The Government have failed to realise that one of their most important duties is to ensure a fair distribution of income. The Minister says he could not get the money. He did his best. He said the economy could not bear increased taxation; if you increase the rates, taxes have to be raised to meet the increases. He used the old argument that we have heard over and over again. Again, this is an area in which the statements are accepted by people who do not know the facts.
What happened in the last Budget to the £3 millions usually allowed for over-estimation? It would have been possible to allow £3 millions more in last year's Budget, had the Government done what every other Minister for Finance has done and did for many years before, namely, made this allowance of £3 millions for errors in overestimation. That assists the Minister for Finance in balancing his Budget. That was not done this year. Why was it not done? Because the Government were bringing in what they described as a mildly inflationary Budget. The Government play around with these ideas. They do not tell the old age pensioners: “We have a mildly inflationary Budget and we are very sorry we cannot give you 5/-. We can give you only half-a-crown.” That is the effect. The increase in the last Budget could have been doubled if the Minister had not brought in what he regarded as necessary, a mildly inflationary Budget. It was, of course, nonsense to think that the Government's fiscal policy of a £3 million allowance would make the slightest difference to what was going on. The Government ignore the reality of the situation and tinker around with ideas like mildly inflationary Budgets, when, in fact, developments outside need to be and should be handled.
A proper incomes policy needs to be developed. There are numbers of things that need to be kept in hand and, if they were, we would not have this run-away inflation which is developing. Instead of that, the Government think they should bring in a mildly inflationary Budget and do not make this allowance of £3 millions  which every other Minister for Finance for years past allowed. The plea is that the Government cannot get the money.
The plea is the Government would love to give bigger increases in social welfare payments but just cannot get the revenue. I challenge the Minister and his colleagues. I ask them why they did not make this allowance. The Budget could, of course, easily become unbalanced and we may easily find ourselves, and the Minister has hinted as much, running a large unbalanced Budget next year, but the Minister did not know that when he could have, had he so wished, taken the measures I have suggested. If the Minister and the Government had the courage to come into this Parliament, and say: “Look, we are going to increase social welfare payments, but the increases will cause an increase of 6d. on income tax”, is there anybody who would vote against that?
Mr. D. Costello: Nobody would vote against it. The Minister would get the unanimous support of the House. But the Government will not do that because, since this Government came into office, they have reduced direct taxation and increased indirect taxation.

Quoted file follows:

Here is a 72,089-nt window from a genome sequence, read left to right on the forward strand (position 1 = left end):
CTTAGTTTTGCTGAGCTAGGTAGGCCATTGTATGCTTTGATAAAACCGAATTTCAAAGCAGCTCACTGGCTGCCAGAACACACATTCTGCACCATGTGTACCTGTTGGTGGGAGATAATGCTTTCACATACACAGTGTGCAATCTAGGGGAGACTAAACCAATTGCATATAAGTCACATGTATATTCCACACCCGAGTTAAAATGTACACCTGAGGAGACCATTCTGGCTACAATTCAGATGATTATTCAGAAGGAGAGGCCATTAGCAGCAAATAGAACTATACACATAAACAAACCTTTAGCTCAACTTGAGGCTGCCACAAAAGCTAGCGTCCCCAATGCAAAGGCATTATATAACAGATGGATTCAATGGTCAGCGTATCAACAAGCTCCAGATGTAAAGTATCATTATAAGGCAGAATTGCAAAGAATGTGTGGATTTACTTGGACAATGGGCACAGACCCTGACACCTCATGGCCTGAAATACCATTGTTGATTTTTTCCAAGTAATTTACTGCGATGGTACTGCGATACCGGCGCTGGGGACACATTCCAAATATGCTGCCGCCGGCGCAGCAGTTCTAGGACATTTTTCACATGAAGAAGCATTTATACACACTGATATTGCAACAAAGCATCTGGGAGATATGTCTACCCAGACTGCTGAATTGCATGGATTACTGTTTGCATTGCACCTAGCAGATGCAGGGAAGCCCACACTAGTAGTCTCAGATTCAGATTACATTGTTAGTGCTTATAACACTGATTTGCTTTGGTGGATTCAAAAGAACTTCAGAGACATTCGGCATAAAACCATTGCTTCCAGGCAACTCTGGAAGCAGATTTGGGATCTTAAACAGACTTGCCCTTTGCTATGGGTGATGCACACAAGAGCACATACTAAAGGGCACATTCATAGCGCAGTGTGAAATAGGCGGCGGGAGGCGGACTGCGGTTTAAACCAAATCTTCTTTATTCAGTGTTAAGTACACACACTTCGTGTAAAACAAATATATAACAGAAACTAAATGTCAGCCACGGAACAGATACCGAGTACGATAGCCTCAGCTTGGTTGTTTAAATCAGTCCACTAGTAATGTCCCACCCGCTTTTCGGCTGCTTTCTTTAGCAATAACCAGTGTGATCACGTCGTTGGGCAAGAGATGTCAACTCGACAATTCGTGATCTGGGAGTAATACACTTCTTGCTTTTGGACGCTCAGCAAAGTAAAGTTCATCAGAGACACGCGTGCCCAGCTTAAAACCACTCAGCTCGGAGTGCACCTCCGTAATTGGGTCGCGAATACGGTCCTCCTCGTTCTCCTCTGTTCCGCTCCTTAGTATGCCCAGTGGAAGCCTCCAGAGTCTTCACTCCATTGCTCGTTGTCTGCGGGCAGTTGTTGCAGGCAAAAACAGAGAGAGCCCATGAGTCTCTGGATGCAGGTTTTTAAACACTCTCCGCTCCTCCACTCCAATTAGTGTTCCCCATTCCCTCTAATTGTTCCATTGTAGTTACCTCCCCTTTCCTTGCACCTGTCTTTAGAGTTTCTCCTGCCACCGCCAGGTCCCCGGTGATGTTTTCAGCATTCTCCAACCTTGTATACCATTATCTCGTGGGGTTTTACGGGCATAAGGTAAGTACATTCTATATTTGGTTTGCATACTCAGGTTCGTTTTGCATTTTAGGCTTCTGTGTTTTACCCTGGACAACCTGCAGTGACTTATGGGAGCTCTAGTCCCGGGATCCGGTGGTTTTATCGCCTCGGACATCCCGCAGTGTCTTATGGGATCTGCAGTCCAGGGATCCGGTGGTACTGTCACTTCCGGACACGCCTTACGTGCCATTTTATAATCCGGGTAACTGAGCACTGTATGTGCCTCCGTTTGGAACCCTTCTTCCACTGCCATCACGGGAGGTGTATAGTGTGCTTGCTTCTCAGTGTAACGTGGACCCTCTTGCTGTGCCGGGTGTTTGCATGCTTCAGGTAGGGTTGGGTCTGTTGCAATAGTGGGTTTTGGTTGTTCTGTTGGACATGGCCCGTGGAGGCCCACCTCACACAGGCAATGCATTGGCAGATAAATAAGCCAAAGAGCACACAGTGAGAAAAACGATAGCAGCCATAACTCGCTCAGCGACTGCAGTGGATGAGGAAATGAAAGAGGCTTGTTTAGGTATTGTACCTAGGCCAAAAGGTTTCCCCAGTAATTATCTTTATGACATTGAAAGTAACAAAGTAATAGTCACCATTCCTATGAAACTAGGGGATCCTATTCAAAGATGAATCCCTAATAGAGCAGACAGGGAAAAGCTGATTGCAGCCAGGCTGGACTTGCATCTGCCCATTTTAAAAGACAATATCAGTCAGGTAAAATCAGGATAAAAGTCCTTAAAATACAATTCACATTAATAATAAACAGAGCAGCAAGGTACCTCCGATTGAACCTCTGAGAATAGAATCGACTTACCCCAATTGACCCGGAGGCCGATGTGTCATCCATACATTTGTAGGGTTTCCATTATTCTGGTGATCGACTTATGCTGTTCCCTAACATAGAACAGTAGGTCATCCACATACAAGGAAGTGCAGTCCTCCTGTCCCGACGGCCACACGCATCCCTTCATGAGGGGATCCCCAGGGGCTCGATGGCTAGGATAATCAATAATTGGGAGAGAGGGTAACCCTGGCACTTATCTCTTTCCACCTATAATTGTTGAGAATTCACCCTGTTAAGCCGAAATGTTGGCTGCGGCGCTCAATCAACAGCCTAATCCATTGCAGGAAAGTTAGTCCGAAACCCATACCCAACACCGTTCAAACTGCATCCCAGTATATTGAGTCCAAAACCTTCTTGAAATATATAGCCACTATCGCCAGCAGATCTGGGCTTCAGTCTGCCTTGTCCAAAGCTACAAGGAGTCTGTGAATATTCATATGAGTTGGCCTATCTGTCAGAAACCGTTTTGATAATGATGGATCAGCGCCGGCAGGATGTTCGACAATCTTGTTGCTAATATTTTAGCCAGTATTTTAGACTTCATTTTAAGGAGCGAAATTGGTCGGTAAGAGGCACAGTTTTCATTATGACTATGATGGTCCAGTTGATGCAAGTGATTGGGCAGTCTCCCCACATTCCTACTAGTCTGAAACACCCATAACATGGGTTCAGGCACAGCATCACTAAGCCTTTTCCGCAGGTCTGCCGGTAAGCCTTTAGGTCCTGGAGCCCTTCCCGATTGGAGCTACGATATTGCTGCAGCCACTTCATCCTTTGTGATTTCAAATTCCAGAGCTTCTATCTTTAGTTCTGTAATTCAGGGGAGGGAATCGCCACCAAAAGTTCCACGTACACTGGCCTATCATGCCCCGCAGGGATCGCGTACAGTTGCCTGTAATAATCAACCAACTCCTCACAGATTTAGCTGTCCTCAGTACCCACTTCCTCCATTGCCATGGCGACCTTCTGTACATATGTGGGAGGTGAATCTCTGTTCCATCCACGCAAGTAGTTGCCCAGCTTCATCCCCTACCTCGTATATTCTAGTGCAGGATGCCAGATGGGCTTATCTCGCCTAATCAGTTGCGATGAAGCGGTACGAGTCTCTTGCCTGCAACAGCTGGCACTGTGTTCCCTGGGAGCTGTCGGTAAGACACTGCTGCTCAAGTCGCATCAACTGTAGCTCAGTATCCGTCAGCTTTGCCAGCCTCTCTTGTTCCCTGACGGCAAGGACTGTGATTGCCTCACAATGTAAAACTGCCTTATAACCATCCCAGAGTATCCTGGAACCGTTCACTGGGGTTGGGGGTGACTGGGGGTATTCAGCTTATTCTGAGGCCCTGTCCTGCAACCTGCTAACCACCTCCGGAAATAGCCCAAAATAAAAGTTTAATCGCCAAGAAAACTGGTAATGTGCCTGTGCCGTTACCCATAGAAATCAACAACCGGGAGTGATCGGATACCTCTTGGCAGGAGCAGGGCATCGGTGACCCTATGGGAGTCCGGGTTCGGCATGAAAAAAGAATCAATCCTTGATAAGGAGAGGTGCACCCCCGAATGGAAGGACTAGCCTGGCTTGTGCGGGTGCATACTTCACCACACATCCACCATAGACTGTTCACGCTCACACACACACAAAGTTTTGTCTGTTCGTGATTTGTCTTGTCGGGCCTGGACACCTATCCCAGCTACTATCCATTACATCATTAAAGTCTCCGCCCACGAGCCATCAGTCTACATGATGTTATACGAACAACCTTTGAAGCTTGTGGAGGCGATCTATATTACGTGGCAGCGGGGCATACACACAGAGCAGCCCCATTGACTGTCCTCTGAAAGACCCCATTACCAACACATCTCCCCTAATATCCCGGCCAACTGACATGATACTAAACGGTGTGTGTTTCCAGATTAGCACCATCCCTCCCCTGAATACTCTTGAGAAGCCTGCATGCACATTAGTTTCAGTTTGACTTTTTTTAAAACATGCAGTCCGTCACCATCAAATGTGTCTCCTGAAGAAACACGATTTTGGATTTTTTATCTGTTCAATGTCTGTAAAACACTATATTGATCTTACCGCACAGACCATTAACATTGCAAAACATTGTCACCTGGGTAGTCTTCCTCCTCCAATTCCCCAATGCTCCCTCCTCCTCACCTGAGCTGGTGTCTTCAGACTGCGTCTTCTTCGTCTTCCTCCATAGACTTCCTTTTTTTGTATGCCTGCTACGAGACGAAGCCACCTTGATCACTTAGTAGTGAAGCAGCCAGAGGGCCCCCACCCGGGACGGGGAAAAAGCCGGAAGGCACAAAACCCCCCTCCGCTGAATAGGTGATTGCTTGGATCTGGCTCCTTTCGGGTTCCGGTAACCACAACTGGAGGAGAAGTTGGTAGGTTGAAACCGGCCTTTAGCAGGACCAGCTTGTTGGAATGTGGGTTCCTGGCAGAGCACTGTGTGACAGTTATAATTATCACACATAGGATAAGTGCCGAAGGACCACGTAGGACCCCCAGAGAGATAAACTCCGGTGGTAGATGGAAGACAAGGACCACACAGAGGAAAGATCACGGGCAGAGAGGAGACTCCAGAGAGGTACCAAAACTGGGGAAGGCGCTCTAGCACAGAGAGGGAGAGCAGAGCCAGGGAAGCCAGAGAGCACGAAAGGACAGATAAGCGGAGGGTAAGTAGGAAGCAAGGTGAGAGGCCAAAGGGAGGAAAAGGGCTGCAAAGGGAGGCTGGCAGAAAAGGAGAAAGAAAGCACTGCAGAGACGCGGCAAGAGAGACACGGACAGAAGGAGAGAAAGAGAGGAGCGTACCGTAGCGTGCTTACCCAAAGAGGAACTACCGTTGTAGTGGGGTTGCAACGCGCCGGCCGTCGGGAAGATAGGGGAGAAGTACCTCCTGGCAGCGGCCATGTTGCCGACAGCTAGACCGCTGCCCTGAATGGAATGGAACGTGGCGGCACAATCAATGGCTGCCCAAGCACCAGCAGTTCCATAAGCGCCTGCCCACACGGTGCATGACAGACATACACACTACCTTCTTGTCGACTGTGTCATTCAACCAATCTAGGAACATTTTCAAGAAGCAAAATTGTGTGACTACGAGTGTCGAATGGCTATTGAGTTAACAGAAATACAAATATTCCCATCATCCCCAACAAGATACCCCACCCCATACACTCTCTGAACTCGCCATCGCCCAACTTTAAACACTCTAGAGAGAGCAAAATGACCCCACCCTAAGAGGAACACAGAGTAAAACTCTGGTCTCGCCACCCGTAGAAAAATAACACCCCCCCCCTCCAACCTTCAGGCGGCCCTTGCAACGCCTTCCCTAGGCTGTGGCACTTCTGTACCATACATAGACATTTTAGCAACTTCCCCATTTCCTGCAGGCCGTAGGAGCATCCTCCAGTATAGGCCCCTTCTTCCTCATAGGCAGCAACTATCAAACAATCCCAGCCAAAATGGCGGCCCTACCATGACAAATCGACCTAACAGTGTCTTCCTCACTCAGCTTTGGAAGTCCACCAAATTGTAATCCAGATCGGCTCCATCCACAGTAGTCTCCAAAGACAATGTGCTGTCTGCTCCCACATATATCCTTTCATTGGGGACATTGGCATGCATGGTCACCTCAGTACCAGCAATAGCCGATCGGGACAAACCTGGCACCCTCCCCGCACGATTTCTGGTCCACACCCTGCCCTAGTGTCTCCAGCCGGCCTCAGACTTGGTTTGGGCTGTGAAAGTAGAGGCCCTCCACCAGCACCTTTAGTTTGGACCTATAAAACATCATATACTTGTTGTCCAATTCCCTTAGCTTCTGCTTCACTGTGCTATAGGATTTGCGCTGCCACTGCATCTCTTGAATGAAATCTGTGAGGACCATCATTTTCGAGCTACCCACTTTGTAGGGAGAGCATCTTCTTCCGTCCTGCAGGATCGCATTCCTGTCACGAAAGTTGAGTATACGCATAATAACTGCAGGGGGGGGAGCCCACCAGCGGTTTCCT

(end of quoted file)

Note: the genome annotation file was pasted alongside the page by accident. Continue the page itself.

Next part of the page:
Mr. D. Costello: That is their policy. They reduce surtax and direct taxation and increase indirect taxation. That is their declared policy. These are the facts. Efforts may be made to try to obliterate them by words or ignore them by phrases, but the reality is there. The Government have failed to appreciate the realities of modern life in Ireland. That is true. The  Government have failed to appreciate reality. They just do not know. The Government do not know what it is like to try to live on the old age pension. They do not know the hardships suffered by those on social assistance. They do not know the problems of the widow. If they did know, they would not have taken the sort of measures they have taken in recent years.
That is the truth of the matter. That is the reason why we are hoping we shall have an opportunity to change this Government in the near future. We are now in a situation in which the Government have lost touch with the realities of Irish life and, so long as they have, and so long as they fail to realise that, they will go on finding excuses for not increasing social welfare benefits, for giving only small increases which never make up the leeway in relation to the cost of living. Year in and year out we will go on, so long as this Government last, with one Minister after another, saying: “We know it is inadequate but we are hoping things will impprove in the future.” The country is tired of that and it is tired, I think, of the men who continue to say it.
Mr. A. Barry: There is not a great deal to be added to what the last speaker has said, except, perhaps, to criticise the throw-away speech made here by the Minister for Social Welfare half an hour ago. I think it was a deplorable exhibition of late nineteenth century thinking. If I were to think of a contemporary description, I could say—although it might flatter the Minister—that it was an exhibition of a kind of sturdy Goldwater-ism which was to me frightening, and I was surprised to hear a Minister speaking in that fashion tonight.